Amalia Aruda Almada
Senior Program Manager, Planetary Health Alliance
Knauss Fellow, 2015 - 2016
Amalia Aruda Almada has long had an interest in the connection between ocean science and public health. As an undergraduate at Georgetown University, Almada had read about the oceanographer and microbiologist Rita Colwell, who was the first scientist to show that freshwater copepods—barely visible shrimp-like animals—played host to cholera bacteria and were associated with cholera outbreaks. Inspired by the Colwell’s work in Bangladesh to reduce the spread of cholera, Almada came to WHOI to study copepods with biologist Ann Tarrant, as an undergrad research fellow over two summers and then as a PhD student in the MIT-WHOI Joint Program, looking at many different types of bacteria that live on copepods. Almada was awarded a Knauss Marine Policy Fellowship (2015-2016) at NOAA’s National Ocean Service after graduating from the Joint Program. This summer we chatted with her about her Knauss experience, her current work and where she’s headed.
“It was a really interesting jump for me to go from my work with bacteria and copepods to the Knauss Fellowship. I wanted to better understand the translation of science -- understanding how policymaking happens. As an undergrad at Georgetown I went in thinking I wanted to do basic research. But I took a lot of policy classes and internships at the Ecological Society of America, and I think that’s where I got the bug – I found policy to be incredibly interesting and relevant. Then as a grad student I was upfront that I wanted to be trained as a scientist – but I didn’t think I want to be in the lab forever. I set out with the perspective that being trained as a scientist would improve my ability to make good policy.
As a Knauss fellow I was in D.C. with the National Ocean Service (NOS) and their Policy and Constituent Affairs Division (PCAD). It’s an exciting place to sit because that’s the headquarters office for the NOS, and they work with all the program offices within the NOS. Their role is to support the Assistant Administrator of the NOS, so you’re seeing all the requests that are coming from Congress, and gathering information from the NOS program offices about what was happening in the organization, engaging in programmatic work and understanding the high-level framing of all those issues.
I loved working for NOAA. I felt like the public servant mentality really resonated with me. I really felt like I was making a difference. I was part of NOAA’s Arctic team – and I supported the senior Arctic advisor and his team. At NOAA, the Arctic team comes from all the different NOAA Line Offices -- the National Weather Service, National Ocean Service and other branches – they all come together on a centralized Arctic team. So I helped to manage that group. It was an exciting time because Obama was featuring the Arctic as an example of climate change happening in real-time. Obama held his big Arctic Summit in 2016 which I unfortunately didn’t get to go to, but I helped write remarks that he gave. I was also working on the national ocean plan which was coming to a head at the time I was there.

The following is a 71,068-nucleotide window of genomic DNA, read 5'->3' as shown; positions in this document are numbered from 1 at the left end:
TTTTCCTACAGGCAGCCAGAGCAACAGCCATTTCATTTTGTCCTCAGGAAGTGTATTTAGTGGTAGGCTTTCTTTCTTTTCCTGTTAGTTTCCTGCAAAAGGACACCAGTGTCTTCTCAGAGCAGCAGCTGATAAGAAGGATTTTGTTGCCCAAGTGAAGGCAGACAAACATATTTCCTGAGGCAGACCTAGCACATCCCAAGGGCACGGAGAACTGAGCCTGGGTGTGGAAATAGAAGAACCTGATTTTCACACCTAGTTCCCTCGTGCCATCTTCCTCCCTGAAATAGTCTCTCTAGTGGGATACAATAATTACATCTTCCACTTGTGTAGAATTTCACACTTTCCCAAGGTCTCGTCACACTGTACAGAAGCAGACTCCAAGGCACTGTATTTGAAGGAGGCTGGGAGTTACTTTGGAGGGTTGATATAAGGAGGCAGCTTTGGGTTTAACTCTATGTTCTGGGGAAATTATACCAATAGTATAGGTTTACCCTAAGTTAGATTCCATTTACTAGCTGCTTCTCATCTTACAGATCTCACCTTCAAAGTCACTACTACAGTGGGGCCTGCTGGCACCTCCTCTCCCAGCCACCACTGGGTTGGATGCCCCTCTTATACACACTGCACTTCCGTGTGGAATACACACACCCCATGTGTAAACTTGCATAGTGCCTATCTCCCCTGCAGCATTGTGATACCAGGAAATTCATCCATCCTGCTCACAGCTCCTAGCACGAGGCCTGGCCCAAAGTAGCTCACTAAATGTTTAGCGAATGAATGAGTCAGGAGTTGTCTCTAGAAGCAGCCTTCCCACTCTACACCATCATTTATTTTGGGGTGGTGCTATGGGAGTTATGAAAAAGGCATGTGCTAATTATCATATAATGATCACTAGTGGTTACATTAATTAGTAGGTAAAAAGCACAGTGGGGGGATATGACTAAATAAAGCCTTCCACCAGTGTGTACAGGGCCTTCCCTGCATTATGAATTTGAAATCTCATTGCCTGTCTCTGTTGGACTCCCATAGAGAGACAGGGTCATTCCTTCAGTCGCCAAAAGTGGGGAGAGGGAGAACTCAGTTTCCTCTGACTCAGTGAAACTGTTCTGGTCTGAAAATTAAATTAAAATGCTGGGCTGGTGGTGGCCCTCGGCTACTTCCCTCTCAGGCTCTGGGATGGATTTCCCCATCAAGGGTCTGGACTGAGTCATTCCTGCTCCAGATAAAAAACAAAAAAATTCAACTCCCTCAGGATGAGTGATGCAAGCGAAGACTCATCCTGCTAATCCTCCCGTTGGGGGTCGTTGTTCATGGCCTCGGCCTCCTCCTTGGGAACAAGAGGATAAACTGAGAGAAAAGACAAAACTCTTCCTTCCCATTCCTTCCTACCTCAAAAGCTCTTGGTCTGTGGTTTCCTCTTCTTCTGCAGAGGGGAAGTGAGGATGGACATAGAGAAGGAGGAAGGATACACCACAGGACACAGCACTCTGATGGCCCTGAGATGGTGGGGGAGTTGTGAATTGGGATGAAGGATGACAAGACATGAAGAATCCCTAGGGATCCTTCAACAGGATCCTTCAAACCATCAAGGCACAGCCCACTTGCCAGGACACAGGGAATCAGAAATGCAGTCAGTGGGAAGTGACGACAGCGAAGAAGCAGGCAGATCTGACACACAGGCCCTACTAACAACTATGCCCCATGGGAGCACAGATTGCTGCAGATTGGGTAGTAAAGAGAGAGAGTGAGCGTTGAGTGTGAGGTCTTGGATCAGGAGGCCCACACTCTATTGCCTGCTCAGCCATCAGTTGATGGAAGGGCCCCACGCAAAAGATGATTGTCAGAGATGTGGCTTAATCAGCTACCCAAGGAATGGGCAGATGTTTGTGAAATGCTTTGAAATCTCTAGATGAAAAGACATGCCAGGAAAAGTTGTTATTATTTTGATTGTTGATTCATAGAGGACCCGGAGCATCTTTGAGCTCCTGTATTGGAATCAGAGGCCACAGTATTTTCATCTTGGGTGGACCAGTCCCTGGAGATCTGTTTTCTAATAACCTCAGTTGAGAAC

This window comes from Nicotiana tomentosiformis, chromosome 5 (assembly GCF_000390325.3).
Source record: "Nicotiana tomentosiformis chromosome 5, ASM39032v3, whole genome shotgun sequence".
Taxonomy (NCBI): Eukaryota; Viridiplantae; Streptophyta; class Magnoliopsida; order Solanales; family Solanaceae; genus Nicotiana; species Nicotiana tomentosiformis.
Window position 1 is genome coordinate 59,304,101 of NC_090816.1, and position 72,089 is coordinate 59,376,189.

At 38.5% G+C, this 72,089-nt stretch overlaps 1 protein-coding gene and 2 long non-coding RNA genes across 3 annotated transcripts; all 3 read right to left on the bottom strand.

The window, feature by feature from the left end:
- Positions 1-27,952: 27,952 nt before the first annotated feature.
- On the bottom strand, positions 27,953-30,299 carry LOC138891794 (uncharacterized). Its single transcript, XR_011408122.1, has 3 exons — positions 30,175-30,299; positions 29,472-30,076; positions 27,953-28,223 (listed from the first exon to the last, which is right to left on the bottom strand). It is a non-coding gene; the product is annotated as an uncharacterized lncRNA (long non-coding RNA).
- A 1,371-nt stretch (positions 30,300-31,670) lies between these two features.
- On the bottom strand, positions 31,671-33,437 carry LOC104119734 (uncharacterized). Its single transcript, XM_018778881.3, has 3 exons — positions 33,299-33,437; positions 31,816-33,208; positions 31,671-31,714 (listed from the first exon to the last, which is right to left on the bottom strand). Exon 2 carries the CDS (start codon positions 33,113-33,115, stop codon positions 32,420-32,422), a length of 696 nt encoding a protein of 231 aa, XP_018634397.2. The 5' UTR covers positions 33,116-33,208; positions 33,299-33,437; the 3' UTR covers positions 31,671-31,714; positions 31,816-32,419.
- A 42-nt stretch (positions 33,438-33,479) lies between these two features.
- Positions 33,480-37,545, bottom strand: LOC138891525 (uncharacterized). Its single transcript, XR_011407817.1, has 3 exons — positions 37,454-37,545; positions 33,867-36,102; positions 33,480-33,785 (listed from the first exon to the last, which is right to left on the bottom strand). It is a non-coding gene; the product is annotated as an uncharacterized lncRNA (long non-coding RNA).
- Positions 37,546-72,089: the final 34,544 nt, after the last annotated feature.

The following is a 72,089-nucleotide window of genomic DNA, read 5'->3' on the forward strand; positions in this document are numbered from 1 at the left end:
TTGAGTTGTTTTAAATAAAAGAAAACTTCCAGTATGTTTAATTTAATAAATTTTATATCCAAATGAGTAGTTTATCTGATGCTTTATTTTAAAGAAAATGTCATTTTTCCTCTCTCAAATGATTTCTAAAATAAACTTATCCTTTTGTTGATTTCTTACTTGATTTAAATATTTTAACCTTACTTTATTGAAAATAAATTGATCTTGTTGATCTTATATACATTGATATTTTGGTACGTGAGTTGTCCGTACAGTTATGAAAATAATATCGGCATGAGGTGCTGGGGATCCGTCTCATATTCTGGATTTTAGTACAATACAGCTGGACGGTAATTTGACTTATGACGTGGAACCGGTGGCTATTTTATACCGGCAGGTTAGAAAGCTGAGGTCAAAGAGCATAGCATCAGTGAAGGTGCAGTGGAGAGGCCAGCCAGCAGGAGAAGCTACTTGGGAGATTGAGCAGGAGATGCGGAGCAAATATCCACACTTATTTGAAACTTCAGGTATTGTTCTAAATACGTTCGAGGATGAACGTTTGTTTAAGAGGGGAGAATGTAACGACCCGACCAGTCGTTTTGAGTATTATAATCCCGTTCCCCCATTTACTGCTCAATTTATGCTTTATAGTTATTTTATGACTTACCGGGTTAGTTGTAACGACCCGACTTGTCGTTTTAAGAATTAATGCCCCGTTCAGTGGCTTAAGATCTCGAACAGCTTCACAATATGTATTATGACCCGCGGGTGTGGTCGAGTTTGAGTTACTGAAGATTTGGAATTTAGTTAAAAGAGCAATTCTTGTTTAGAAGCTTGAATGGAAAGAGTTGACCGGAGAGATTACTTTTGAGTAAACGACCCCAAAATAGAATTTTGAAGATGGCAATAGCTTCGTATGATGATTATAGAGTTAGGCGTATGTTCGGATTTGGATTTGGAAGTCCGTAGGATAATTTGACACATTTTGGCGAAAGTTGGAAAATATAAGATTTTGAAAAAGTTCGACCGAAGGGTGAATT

One thing that was frustrating to me about NOAA at the time, where I was, was that there wasn’t an explicit focus on human health connections to the work we were doing. Which to me is extremely relevant. I realized as a Knauss fellow that was something where I was looking to make more of a connection -- between human health and our environment.
I also realized someday I’d love to go back to working for NOAA. I looked around and asked myself what were the skills that made leaders there successful. People management and program management were the elements I saw. Being able to have clear vision for your programs and actually knowing how to execute that, and understanding the various roles people play to get that to fruition. I wanted to find a job in program management that would give me that set of skills with the hopes of using that for whatever was next.
My work over the last three-and-a-half years following my fellowship has been incredibly rewarding. I work at Harvard as the senior program manager for a group called the Planetary Health Alliance. This is a consortium of over 150 institutions from over 35 countries focused on advancing planetary health. Planetary health is a new term for an emerging field focused on understanding and addressing the human health impacts of global environmental change, including changes like global air pollution, land use change, and biodiversity loss.
As for what’s next -- I’m excited to get back into oceans work. I’m increasingly interested in sustainable intensification of aquaculture. I see that as an important intersection of oceans, human health, environmental change. I’m interested in the technologies that will help us do aquaculture well, the governance implications of how you actually regulate and monitor and have sustainable co-occurrence of different activities happening in the ocean. There are all kinds of exciting things happening in this arena – and there are a lot of kinks to be worked out. There are research, governance, and policy needs emerging around the intensification of aquaculture, so it’s a really interesting area that I’m excited to engage in."